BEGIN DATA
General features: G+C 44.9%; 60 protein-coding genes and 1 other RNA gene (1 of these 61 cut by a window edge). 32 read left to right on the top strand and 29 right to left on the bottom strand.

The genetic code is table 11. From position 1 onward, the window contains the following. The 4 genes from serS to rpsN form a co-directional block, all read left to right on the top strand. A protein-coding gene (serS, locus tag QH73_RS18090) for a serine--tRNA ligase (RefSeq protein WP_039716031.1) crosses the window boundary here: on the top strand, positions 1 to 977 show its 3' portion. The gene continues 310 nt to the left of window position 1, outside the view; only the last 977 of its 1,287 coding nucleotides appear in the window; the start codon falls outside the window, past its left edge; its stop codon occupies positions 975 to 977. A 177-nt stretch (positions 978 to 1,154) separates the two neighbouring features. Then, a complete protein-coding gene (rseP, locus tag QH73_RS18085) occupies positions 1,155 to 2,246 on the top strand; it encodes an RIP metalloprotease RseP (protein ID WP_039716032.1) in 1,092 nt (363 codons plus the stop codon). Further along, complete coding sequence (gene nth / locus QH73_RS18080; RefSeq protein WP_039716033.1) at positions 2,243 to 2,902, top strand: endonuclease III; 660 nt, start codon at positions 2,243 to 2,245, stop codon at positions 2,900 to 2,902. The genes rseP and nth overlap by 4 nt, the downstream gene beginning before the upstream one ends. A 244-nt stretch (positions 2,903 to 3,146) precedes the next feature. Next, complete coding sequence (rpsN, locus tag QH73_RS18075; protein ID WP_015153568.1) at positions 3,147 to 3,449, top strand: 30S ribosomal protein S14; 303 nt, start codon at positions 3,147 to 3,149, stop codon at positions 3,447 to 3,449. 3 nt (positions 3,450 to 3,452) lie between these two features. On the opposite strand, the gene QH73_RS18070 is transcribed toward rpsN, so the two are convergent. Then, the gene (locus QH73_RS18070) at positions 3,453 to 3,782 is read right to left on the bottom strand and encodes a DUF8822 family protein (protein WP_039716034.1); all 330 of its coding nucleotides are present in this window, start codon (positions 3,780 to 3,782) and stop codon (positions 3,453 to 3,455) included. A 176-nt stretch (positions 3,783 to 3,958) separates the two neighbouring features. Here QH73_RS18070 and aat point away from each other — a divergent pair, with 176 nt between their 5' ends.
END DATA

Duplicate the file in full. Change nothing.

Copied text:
General features: G+C 44.9%; 60 protein-coding genes and 1 other RNA gene (1 of these 61 cut by a window edge). 32 read left to right on the top strand and 29 right to left on the bottom strand.

The genetic code is table 11. From position 1 onward, the window contains the following. The 4 genes from serS to rpsN form a co-directional block, all read left to right on the top strand. A protein-coding gene (serS, locus tag QH73_RS18090) for a serine--tRNA ligase (RefSeq protein WP_039716031.1) crosses the window boundary here: on the top strand, positions 1 to 977 show its 3' portion. The gene continues 310 nt to the left of window position 1, outside the view; only the last 977 of its 1,287 coding nucleotides appear in the window; the start codon falls outside the window, past its left edge; its stop codon occupies positions 975 to 977. A 177-nt stretch (positions 978 to 1,154) separates the two neighbouring features. Then, a complete protein-coding gene (rseP, locus tag QH73_RS18085) occupies positions 1,155 to 2,246 on the top strand; it encodes an RIP metalloprotease RseP (protein ID WP_039716032.1) in 1,092 nt (363 codons plus the stop codon). Further along, complete coding sequence (gene nth / locus QH73_RS18080; RefSeq protein WP_039716033.1) at positions 2,243 to 2,902, top strand: endonuclease III; 660 nt, start codon at positions 2,243 to 2,245, stop codon at positions 2,900 to 2,902. The genes rseP and nth overlap by 4 nt, the downstream gene beginning before the upstream one ends. A 244-nt stretch (positions 2,903 to 3,146) precedes the next feature. Next, complete coding sequence (rpsN, locus tag QH73_RS18075; protein ID WP_015153568.1) at positions 3,147 to 3,449, top strand: 30S ribosomal protein S14; 303 nt, start codon at positions 3,147 to 3,149, stop codon at positions 3,447 to 3,449. 3 nt (positions 3,450 to 3,452) lie between these two features. On the opposite strand, the gene QH73_RS18070 is transcribed toward rpsN, so the two are convergent. Then, the gene (locus QH73_RS18070) at positions 3,453 to 3,782 is read right to left on the bottom strand and encodes a DUF8822 family protein (protein WP_039716034.1); all 330 of its coding nucleotides are present in this window, start codon (positions 3,780 to 3,782) and stop codon (positions 3,453 to 3,455) included. A 176-nt stretch (positions 3,783 to 3,958) separates the two neighbouring features. Here QH73_RS18070 and aat point away from each other — a divergent pair, with 176 nt between their 5' ends.